You can do everything right to secure your construction site and still fall victim to general liability claims. Even if you carry general liability coverage, a lawsuit can cost you more than the insurance payout.
A liability claim can increase your insurance premiums. It can affect your reputation. It can hit your operational expenses. Worst of all, insurance may not deny a claim.
The good news is that you can cut your construction site’s risk of a fraudulent lawsuit and minimize liability claims. First, however, here’s a look at the different types of liabilities.
What Is Property Liability?
Property managers and owners have a duty to maintain a safe environment for everyone who steps on the property, including intruders. That means providing training, replacing broken equipment, supplying personal protective equipment (PPE), posting warning signs, and clearing hazards. When an employee, contractor, or visitor is injured on a property because of unsafe conditions, owners could be held liable.
A worker in New York City died when he fell down an elevator shaft. In Montana, a concrete column fell and hit a construction worker. Neither had to happen. It wasn’t a case of bad luck but of inadequate safety protocols and checks. Creating, documenting, maintaining, and using processes and procedures helps prevent these tragedies.
Trespassers and thieves can cause property liability
issues. For instance, a vandal who gets hurt on the construction site could successfully hold the company liable for the injury and win the lawsuit. Yes, even if they did not have good intentions when entering the property.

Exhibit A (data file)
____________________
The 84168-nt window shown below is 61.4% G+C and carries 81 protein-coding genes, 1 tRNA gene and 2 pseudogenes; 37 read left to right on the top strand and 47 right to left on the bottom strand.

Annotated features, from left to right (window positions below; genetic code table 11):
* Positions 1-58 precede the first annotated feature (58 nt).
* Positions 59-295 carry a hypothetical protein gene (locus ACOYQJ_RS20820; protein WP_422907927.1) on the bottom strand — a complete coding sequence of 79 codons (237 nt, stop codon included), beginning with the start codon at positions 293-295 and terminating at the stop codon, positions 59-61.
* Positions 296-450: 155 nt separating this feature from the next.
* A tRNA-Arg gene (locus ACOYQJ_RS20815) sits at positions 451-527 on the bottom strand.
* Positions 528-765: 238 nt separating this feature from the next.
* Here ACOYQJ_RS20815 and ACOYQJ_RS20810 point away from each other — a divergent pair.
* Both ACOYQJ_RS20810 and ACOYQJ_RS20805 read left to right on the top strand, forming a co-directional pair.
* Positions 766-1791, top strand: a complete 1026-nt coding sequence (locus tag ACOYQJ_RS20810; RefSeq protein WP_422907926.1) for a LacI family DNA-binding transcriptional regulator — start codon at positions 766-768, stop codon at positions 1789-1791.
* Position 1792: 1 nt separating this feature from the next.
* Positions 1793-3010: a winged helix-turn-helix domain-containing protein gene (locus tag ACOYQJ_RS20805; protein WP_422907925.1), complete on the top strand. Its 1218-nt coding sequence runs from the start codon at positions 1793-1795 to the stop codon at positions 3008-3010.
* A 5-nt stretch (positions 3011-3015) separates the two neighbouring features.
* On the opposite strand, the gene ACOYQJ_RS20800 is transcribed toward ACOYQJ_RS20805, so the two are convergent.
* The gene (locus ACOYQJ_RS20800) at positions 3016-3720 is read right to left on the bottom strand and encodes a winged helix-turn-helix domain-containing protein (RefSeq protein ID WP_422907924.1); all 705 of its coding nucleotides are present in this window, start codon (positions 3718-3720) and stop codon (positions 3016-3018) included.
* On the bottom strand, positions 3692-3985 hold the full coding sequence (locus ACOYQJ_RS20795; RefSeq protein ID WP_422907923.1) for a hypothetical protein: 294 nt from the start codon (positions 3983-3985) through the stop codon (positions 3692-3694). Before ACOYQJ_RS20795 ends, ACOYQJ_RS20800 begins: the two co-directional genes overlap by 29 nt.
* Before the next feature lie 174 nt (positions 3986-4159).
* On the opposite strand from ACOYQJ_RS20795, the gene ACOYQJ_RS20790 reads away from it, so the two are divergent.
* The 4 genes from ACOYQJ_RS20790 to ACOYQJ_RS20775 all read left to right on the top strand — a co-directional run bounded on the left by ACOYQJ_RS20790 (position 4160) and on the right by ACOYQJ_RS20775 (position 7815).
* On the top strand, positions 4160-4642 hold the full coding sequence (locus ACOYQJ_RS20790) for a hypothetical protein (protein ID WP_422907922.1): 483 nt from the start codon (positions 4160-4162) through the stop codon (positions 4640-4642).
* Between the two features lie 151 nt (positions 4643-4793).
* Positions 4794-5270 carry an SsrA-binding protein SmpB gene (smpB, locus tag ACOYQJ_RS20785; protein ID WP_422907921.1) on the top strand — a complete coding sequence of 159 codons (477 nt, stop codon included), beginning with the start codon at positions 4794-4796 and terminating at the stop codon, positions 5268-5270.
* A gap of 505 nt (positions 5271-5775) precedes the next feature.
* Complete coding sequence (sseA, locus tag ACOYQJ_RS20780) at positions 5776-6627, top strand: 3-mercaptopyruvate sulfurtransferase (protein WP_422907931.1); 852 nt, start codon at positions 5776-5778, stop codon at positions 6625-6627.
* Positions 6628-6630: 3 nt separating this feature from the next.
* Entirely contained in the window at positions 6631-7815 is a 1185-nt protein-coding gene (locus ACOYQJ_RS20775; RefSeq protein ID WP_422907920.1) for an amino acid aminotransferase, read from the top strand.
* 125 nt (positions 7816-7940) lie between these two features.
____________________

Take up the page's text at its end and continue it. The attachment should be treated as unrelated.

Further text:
If your construction site is the cause of damage or an accident, property damage liability coverage may pay for the damage, hospital bills, and other costs. It also may cover legal costs if someone files a lawsuit related to the accident. The hardest part about such situations is that it’s hard to prove who is responsible.
That’s where remote video monitoring and video surveillance can help. It provides visual evidence of the incident showing who is responsible. With remote video monitoring, operators watch cameras in real time. If they see an intruder approaching the property, they can warn them using an audio speaker and call law enforcement.
These operators are not on the construction site. They’re far away from the site in a safe place where they watch the action. When they call the police, they keep them informed of the suspect’s location until the police arrive on the site.
The biggest liability issue in construction is property liability. However, it’s not the only one.
What Other Liability Issues Affect Construction?
Construction sites face unique liability situations causing construction managers to spend much of their time reducing risk and managing liability. Doing this requires ensuring the construction company abides by countless required processes and procedures.
Processes and procedures help the company comply with industry and government regulations. Managers know that if they fail to maintain compliance, it could put their construction site, project timeline and even potentially their business at risk.
The fact of the matter is that construction sites with their heavy equipment, tools, and materials are dangerous. No doubt, safety should be a top priority. Still, employees and contractors are human. They may miss a step or forget the Occupational Safety and Health Administration (OSHA) guidelines.